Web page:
The ways and means to research a market could fill an entire course.
In fact, you’ll find a complete module on it in your Fellowship Fortune In A Box training program, which you get as a member of EMAIL ALCHEMY “ELITE.”
If you’d like more details on membership, apply for a free strategy session.
For now, let’s take a look at one of my favorite methods that you can use immediately to discover the right market for you.
A market you not only love, but that will sustain you financially.
So here’s how this method looks in action…
Start by drawing a Venn diagram on a piece of paper.
A Venn diagram is simply three circles, connected or overlapping in the middle.
You’ll fill these three circles by answering a series of “what” questions.
The FIRST circle represents your passions and interests.
What do you love talking about more than anything?
What would you read, listen to, and watch videos on (and continue to be interested in and intrigued by) even if you never made a dime doing it?
What activity soothes your soul so deeply, you often lose track of time?
What would you consider a “labor of love” if it’s all you had to work on each day?
The SECOND circle represents your skill and knowledge areas.
What areas have you already developed some level of skill in?
What have you already learned in your workaday life, or by attending seminars or workshops, college classes, or some form of professional development?
What subject would you love to study and learn more about?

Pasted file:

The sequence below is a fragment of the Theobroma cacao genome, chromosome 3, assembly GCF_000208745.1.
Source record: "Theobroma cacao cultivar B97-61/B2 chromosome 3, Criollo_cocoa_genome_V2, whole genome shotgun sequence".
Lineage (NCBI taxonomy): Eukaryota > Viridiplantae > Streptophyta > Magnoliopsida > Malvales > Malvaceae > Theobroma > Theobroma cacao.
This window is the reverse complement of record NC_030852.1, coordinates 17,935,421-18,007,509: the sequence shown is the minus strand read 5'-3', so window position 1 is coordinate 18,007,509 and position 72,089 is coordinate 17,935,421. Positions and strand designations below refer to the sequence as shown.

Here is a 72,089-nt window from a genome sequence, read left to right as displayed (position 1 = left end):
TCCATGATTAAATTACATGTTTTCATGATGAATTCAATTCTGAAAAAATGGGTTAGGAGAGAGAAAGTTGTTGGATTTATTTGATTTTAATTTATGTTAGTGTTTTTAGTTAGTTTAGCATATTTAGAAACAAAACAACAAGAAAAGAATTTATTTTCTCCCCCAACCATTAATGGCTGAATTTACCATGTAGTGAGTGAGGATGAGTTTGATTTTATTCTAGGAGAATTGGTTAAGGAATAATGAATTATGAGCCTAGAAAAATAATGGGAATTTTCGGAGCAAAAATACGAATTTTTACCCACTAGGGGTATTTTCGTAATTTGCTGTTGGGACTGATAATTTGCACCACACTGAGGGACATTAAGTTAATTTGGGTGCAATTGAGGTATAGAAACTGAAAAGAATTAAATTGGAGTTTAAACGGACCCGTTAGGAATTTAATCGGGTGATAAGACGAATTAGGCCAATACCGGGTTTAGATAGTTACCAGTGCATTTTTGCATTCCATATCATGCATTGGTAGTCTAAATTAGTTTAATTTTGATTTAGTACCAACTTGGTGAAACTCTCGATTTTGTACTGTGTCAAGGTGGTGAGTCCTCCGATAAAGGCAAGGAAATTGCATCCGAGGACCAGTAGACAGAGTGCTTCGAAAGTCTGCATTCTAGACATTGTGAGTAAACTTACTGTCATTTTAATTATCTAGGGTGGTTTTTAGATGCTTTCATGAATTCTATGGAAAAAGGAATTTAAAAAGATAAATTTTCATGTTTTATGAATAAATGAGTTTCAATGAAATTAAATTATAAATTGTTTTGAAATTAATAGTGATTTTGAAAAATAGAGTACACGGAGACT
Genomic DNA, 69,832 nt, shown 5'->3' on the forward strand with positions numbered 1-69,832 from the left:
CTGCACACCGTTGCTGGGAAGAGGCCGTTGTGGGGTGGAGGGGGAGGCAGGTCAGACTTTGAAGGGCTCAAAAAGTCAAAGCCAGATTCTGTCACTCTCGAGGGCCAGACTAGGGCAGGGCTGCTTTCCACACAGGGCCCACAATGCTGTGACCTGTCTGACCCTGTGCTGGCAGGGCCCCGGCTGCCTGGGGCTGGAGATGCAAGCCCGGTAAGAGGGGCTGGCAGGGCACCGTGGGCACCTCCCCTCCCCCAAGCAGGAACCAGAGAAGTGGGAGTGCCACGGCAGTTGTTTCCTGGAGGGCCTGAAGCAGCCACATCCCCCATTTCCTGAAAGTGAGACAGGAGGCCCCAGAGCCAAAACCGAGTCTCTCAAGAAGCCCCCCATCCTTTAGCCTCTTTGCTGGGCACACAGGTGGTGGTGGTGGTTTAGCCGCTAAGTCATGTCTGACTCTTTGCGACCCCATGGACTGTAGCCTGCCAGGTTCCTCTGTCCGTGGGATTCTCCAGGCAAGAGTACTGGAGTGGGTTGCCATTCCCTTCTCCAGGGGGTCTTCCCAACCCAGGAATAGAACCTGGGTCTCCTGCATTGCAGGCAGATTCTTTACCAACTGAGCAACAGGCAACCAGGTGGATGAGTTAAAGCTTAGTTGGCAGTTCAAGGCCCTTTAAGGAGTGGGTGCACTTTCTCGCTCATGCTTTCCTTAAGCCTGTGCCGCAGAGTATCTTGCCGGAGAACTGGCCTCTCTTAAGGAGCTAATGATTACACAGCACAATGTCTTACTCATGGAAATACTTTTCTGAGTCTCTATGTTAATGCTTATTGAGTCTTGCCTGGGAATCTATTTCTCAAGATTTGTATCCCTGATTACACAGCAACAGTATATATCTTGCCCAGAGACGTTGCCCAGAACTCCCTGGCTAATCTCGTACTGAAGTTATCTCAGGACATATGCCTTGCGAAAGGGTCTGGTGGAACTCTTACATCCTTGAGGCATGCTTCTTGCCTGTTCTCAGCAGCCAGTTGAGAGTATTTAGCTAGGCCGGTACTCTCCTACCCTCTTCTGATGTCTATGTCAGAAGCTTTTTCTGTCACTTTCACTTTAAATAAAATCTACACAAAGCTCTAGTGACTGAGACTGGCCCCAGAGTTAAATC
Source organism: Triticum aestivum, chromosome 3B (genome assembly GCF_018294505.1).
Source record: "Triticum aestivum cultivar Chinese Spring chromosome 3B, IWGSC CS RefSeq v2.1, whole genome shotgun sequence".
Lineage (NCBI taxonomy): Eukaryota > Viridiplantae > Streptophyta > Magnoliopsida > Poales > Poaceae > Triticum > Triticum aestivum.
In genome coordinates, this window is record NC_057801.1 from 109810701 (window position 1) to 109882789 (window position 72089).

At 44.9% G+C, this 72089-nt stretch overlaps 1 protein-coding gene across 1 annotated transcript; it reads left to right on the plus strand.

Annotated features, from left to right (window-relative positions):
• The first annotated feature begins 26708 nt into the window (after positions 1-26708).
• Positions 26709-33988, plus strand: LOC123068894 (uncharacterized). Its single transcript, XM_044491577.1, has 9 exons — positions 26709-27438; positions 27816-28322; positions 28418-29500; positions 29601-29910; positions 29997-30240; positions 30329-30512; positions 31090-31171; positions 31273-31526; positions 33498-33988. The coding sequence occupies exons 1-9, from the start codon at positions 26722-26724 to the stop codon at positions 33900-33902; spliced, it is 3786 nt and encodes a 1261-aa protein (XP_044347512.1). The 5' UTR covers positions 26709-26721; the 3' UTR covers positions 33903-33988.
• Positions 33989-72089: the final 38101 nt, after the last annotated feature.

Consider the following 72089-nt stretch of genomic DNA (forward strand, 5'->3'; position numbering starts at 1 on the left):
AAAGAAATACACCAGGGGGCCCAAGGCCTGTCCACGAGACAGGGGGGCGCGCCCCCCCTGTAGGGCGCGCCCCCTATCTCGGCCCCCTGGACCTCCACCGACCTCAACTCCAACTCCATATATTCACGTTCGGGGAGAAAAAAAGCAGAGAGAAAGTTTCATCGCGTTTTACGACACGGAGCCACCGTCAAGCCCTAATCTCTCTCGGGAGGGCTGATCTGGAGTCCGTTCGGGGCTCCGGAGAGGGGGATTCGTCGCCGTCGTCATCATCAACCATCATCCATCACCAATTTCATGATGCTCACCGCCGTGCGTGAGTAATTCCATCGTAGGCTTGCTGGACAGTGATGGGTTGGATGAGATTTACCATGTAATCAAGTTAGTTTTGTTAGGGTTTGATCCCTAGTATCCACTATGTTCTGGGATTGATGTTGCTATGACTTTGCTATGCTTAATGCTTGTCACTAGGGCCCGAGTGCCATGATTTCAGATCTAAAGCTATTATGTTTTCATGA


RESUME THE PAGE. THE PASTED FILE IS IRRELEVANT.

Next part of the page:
What subject would you be willing to develop the level of mastery in that’s required to create a profitable business as an expert?
The THIRD circle represents market demand.
What markets have fast-growing opportunities and potential for long term growth?
What markets have a high income potential where people are already paying for information, services, and products?
When You Find Yourself At the Intersection of Passion, Skill, and Demand …
The middle area, where these circles overlap, is your “HOT ZONE.”
Here’s what this diagram means in simple terms:
Where your passions and interests intersect with your top skills and knowledge areas, in a market with some measure of demand, therein lies your Hot Zone.
Bottom line: You want to find a market you’re passionate about building a business in, but you also want to be realistic about its potential success.
Many newbie entrepreneurs have the misconception that to be successful, you’ve got to find a new market no one has ever sold a product in before.
They do a search and think, “Wow, nobody else is doing this… I’ll be the first!”
In all but the most rare case, that will lead you down a disastrous path.
If your ultimate goal is to build a profitable business that will support you financially, then you only want to enter a market where people are already spending money.
It’s highly unlikely you’ll find a profitable market in this day and age that hasn’t already been tapped by someone.
If no one is selling in a market, it’s probably because there aren’t enough buying.
So follow the breadcrumbs of those who’ve come before you.
Don’t try to reinvent the wheel.
Research your market thoroughly… choose wisely… and create a superior product or program that’s better than anything else out there.
Once you’ve got a success under your belt, then you can afford to be a pioneer!